The Internal Revenue Service offered advice to taxpayers and preparers about a new form they will need to use to report most capital gains and losses from transactions relating to investment property.
In previous years, the IRS noted, such transactions would have been reported on a Schedule D or D-1, but for tax year 2011, taxpayers and their preparers must use Form 8949, “Sales and Other Dispositions of Capital Assets.”
The IRS noted that short-term capital gains or losses (assets held for one year or less) must now be reported on Part I of Form 8949. Long-term capital gains or losses (assets held for more than one year) are now reported on Part II of Form 8949.
Taxpayers need to fill out Form 8949 before filling out line 1, 2, 3, 8, 9 or 10 of Schedule D.
Most property owned and used for personal purposes, pleasure or investment is a capital asset, the IRS noted. Form 8949 should be used to report the sale or exchange of a capital asset that is not being reported on another form or schedule, such as Form 6252 or 8824.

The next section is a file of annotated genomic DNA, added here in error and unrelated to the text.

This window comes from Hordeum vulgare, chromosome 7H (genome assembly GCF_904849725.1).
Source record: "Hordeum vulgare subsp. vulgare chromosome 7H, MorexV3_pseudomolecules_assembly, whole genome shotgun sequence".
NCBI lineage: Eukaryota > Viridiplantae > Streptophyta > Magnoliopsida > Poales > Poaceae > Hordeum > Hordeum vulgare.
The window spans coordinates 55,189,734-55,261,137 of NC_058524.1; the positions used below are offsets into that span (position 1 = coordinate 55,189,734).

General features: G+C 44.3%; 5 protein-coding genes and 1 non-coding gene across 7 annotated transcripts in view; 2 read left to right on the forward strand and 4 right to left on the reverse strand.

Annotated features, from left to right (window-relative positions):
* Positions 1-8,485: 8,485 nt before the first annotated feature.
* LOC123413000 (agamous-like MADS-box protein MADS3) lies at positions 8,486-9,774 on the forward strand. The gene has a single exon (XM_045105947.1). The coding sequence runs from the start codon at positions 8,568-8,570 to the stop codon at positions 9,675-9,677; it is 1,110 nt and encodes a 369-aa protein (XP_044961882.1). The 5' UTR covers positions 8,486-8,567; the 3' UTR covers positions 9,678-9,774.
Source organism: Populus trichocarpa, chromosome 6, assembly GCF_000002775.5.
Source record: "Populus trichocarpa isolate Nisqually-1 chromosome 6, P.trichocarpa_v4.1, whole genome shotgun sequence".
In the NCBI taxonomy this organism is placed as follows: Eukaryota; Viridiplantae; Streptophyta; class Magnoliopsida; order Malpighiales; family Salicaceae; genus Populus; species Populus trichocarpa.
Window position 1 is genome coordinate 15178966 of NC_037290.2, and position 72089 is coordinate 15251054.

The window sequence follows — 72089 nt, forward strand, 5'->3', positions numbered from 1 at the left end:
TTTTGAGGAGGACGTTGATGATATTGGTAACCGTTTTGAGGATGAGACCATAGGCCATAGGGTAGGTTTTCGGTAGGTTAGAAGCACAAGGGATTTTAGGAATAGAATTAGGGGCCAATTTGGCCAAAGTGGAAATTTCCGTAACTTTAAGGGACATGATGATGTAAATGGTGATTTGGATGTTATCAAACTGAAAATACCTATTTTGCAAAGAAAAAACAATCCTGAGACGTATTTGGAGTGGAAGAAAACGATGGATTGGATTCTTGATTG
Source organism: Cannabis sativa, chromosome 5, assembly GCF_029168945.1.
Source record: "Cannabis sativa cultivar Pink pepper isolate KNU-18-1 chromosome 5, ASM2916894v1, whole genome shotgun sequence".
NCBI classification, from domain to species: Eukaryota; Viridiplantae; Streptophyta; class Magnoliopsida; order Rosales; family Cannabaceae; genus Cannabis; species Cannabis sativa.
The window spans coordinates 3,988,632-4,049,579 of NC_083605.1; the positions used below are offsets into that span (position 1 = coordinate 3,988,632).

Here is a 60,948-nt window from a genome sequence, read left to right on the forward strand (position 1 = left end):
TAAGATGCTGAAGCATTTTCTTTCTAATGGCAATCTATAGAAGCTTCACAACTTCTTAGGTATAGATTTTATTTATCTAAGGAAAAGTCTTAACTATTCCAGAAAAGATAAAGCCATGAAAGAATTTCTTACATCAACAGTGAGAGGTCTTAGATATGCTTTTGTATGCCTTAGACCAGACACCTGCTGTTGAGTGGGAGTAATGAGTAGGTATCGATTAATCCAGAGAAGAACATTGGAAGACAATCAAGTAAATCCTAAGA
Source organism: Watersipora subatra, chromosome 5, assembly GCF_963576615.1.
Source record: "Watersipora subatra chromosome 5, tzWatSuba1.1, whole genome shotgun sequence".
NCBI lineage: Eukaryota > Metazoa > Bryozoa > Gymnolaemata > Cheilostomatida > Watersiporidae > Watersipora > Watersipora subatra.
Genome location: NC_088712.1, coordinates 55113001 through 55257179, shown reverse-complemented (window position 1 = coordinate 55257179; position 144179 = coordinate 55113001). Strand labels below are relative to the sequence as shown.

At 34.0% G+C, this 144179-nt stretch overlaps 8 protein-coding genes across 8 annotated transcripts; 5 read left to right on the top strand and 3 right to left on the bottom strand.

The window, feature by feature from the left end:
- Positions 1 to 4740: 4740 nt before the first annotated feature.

At the top of each Form 8949 that is filed, taxpayers or their preparers will need to check off box A, B or C, based on what is indicated in box 3 of Form 1099-B or a substitute statement. Box A must also be checked off if a broker reported the transaction to the taxpayer, and the basis of the securities sold was also reported to the IRS.
Box B should be checked off if the transaction was reported to the taxpayer, but box 3 of the Form 1099-B is blank or the statement says the basis was not reported to the IRS. Box C should be checked off for all other transactions.
If taxpayers have many transactions to report, they should use as many 8949 forms as they need to report all of them, but make sure that each Form 8949 includes only the type of transactions described in the text for the box that was checked, whether it is A, B or C.
The reporting of certain transactions has changed. If taxpayers have to adjust the gain or loss, they may have to enter a code in column (b) and an adjustment in column (g). For details, see the 2011 Instructions for Schedule D (and Form 8949).
For 2011 transactions, Schedule D-1 is no longer in use. Form 8949 replaces it.
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